Our partner Agiqon has developed an OCI plugin that facilitates the connection to SAP and enables quick order processing. Find out more about its benefits and how it works.
What exactly is the Open Catalog Interface?
SAP offers an open catalog interface for its ERP systems. This standardised interface is called Open Catalog Interface – or OCI for short. SAP enables quick order processing with the help of this interface. In recent years, our customers have usually chosen one of the following two options for the OCI connection of their system to Shopware.
Option 1: On the shop side, all products are made available in a catalog for SAP. The ordering process then takes place exclusively within SAP.
Option 2: The customers access the Shopware store via an OCI punchout where they log in directly using a single sign-on. When the order is completed, the user’s shopping basket is transferred to SAP.
As the shop does not appear to the user at all in path 1 and we, as Shopware partners, would naturally like to convey the advantages of the shops in terms of usability and the shop experience itself, we favour the second path. Our experience to date also shows that end customers prefer option 2.
How does it work exactly?
We have developed an OCI plugin to implement option 2. Using this plugin, you can define whether a user is an OCI user or not at a customer level. Once this setting has been made, a punchout can take place via SAP. Customers are logged into the shop directly via a link and can start filling their shopping basket. Certain functionalities within the shop are deactivated for OCI users, e.g. address and account management, since this information is only processed exclusively in SAP.
By assigning the OCI user property at a customer level, it is possible to assign different customer groups to the OCI customers and thereby benefit from all advantages of a customer group, such as individual prices.
Furthermore, two additional fields are automatically added at the product level when the plugin is installed. These fields can be populated with the eCl@ss number required for SAP and the packaging unit.
Once customers have collected all their products and want to begin the checkout process, they are sent to the shopping basket as usual. Here, customers can then edit their order or send it to SAP. Once the order has been completed, it is transmitted to the user’s SAP ERP in the background where it can then be processed in accordance with the existing process (approval process, budget check, etc.).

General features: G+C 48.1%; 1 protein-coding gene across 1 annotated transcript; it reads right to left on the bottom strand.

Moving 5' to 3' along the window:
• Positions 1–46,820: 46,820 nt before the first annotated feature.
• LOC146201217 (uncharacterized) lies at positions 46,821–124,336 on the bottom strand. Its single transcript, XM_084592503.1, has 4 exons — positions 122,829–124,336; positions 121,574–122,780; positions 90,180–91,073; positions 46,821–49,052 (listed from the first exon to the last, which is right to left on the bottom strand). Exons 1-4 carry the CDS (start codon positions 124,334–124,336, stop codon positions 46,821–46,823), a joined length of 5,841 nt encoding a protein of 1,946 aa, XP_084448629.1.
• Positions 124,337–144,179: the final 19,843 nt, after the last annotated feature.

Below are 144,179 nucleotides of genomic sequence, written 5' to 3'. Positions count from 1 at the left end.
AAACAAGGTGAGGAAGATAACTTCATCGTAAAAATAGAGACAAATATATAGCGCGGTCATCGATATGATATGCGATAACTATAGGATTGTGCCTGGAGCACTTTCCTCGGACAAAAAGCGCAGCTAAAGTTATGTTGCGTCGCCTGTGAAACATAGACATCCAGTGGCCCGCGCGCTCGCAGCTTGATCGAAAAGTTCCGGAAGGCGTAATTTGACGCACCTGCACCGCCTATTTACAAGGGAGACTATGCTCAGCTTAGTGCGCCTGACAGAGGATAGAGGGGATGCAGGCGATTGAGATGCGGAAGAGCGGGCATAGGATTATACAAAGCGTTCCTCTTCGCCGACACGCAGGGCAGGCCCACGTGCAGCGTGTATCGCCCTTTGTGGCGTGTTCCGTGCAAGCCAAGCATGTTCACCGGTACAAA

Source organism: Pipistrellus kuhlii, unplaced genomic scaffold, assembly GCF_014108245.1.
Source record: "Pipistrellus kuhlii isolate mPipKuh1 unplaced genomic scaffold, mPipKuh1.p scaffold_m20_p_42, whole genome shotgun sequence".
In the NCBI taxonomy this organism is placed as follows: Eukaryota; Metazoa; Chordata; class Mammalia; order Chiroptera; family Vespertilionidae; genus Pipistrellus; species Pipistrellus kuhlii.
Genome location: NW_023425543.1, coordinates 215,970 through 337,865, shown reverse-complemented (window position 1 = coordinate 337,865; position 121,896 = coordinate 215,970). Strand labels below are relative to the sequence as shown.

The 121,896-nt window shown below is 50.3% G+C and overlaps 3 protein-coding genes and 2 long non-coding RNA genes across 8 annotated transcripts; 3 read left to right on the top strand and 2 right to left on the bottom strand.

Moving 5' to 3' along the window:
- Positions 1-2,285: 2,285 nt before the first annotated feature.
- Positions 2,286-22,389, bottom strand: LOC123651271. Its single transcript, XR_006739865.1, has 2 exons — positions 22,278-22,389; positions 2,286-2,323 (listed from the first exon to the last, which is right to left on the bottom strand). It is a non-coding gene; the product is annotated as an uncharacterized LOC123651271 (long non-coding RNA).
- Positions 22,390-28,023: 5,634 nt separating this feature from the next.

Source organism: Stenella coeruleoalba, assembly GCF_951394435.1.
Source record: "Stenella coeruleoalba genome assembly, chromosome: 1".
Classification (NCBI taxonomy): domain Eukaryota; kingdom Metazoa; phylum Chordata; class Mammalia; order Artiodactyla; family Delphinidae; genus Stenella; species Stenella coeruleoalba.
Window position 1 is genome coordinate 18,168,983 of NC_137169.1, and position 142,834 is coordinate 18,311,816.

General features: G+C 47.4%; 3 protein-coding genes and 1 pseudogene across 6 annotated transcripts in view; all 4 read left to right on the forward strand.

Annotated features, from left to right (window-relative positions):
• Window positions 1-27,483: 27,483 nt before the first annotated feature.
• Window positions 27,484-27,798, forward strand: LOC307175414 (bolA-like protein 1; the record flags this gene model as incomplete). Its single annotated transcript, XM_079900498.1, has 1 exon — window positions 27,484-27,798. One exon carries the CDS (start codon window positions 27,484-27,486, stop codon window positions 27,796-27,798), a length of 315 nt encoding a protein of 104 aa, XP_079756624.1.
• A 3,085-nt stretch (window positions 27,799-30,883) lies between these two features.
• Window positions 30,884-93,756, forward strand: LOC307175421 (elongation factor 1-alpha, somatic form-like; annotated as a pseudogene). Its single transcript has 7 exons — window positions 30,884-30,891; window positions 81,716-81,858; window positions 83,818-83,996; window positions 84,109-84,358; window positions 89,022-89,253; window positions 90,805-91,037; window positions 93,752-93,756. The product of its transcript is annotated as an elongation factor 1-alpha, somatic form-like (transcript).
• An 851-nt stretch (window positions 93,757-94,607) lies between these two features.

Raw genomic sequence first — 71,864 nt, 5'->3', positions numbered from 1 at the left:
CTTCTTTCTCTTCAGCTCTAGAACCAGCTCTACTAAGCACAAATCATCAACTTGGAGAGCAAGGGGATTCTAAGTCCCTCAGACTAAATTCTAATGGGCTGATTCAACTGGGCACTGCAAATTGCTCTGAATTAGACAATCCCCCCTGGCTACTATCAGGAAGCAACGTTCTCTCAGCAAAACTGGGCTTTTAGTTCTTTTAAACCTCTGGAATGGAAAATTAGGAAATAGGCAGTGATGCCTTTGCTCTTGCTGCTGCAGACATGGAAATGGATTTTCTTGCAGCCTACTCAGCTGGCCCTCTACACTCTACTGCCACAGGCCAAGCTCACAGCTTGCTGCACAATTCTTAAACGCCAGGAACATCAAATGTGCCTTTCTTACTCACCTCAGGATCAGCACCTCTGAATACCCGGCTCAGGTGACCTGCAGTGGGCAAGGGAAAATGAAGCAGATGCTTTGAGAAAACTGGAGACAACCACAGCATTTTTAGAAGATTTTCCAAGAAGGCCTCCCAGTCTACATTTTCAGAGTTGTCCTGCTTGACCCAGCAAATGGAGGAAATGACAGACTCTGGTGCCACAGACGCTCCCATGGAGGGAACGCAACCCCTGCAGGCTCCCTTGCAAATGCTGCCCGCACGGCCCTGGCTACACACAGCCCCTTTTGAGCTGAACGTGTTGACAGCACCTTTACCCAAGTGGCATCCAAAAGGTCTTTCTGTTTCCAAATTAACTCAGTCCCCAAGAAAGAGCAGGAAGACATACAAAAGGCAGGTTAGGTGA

Our experience shows that especially during this step of transmitting from Shopware to SAP, individual adjustments are often necessary, as the fields that are to be transmitted to SAP can differ somewhat and are often customer-specific fields. This issue should be coordinated early on in the project implementation.
Even if the values to be transmitted are quite simple, customers’ SAP systems are often configured in different ways. A good example is the issue of VAT: the SAP systems that we connected expected the values “0.19”, “19” or “1.19”, depending on the configuration. The field descriptions for the products may also vary slightly.
In most cases, once an order has been approved within SAP, it should remain synchronised with the shop. This allows you to view the status of your order in real time within the shop.
We typically also synchronise the dispatch of the goods in both systems. This often requires that we communicate with the fulfilment provider’s ERP systems. We have already successfully implemented this process with various ERP systems. It makes no difference whether the order is returned from SAP via XML, EDI or any other file format.
Upon successful implementation, the entire process – from the catalog in the SAP system and ordering in Shopware to shipping – takes place completely automatically.